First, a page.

When you write a character analysis, the first thing is to make sure you adhere to the format (if any) that your teacher asked you to follow. For example, your teacher may simply want you to answer specific questions about a character without going into too much detail.
Where do you start when writing a character analysis?
But if there's no format to follow, you can start with a few important facts about the character that influence her development, such as where she grew up and/or lives, the type of people her parents were/are, if she has siblings, and so on. For example, a character born and raised in the big city will be quite different from someone from a rural area. Or a character whose parents died when she was young will have a different outlook on life than someone whose parents are still alive.
Use these facts to draw conclusions about the type of person the character is, and how his background influences his actions in the story. For example, a character who grew up in the country as an only child and didn't have many friends may be shy, reserved, afraid to take risks, and may have a difficult time adjusting to a sudden move to the big city, and may even resist such a move. Or a character who lost his parents early in life and went from one foster home to another may grow up to be a very independent, self-reliant person, for whom a move to the big city would be a welcome challenge.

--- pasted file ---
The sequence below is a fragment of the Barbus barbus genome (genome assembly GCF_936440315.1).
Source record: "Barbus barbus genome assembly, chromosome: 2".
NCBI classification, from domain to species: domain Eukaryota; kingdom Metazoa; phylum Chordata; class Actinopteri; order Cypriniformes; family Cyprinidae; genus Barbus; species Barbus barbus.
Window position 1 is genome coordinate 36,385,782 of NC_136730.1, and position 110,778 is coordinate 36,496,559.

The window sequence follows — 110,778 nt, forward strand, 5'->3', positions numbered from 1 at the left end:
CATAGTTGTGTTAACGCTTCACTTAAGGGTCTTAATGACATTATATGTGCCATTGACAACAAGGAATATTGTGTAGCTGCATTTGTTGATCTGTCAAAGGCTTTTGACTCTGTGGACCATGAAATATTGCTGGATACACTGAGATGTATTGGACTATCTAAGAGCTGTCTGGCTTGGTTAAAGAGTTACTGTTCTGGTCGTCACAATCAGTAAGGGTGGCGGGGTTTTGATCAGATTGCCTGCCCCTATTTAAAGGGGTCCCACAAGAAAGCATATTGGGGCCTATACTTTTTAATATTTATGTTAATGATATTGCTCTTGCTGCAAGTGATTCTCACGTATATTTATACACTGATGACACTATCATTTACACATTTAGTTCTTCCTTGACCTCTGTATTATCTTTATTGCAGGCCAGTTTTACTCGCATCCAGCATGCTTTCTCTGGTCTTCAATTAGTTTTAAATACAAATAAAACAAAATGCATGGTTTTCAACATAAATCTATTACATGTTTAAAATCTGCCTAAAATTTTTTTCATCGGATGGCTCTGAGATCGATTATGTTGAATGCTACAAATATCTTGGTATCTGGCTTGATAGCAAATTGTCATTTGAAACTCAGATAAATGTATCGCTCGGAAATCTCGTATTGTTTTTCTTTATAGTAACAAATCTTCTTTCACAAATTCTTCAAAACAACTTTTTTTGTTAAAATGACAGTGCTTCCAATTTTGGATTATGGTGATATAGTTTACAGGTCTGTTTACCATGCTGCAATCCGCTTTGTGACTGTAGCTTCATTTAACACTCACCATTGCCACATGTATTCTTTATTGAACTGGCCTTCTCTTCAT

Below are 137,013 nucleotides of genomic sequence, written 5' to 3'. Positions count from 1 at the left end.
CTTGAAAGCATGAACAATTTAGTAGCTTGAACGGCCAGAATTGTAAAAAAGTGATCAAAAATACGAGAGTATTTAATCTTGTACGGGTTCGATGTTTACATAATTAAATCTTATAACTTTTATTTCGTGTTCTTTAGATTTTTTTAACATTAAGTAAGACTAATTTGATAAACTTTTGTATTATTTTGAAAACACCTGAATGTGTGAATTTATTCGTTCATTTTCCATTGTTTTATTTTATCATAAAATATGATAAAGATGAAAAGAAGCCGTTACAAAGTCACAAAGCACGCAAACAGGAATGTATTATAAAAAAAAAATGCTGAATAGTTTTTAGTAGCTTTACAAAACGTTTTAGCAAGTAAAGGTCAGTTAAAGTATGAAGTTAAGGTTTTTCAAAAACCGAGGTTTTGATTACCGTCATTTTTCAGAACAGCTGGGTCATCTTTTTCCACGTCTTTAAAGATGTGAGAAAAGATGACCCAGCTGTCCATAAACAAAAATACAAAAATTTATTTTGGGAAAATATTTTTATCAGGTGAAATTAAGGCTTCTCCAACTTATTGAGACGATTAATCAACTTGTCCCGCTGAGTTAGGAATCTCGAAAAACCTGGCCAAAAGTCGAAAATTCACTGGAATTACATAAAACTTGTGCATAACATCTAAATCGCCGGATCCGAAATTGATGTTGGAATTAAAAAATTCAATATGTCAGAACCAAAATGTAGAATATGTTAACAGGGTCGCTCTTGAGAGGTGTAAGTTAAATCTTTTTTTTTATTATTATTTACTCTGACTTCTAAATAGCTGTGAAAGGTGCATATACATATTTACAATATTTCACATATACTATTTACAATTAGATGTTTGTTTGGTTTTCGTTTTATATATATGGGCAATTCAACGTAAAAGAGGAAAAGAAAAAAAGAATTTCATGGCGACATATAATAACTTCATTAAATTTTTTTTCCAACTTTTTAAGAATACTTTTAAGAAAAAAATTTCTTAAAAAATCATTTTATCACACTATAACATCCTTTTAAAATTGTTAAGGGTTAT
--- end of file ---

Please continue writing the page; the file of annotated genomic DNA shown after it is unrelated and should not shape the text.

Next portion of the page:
Also, show how the events of the story influence the development of the character — that is, how what happens in the story takes the character from the way she is at the beginning of the story to the way she is at the end of the story. This is also called the character's arc. For instance, that independent, self-reliant character who moves to the big city may encounter difficulties that shake her confidence, and life in the big city suddenly becomes a struggle. If she can overcome those struggles by the end of the story, she becomes even stronger than at the beginning of the story.
When you're done with your character analysis, you should have a fairly complete portrait of who he was before the story began and how he changed during the story to become the person he is at the end of the story.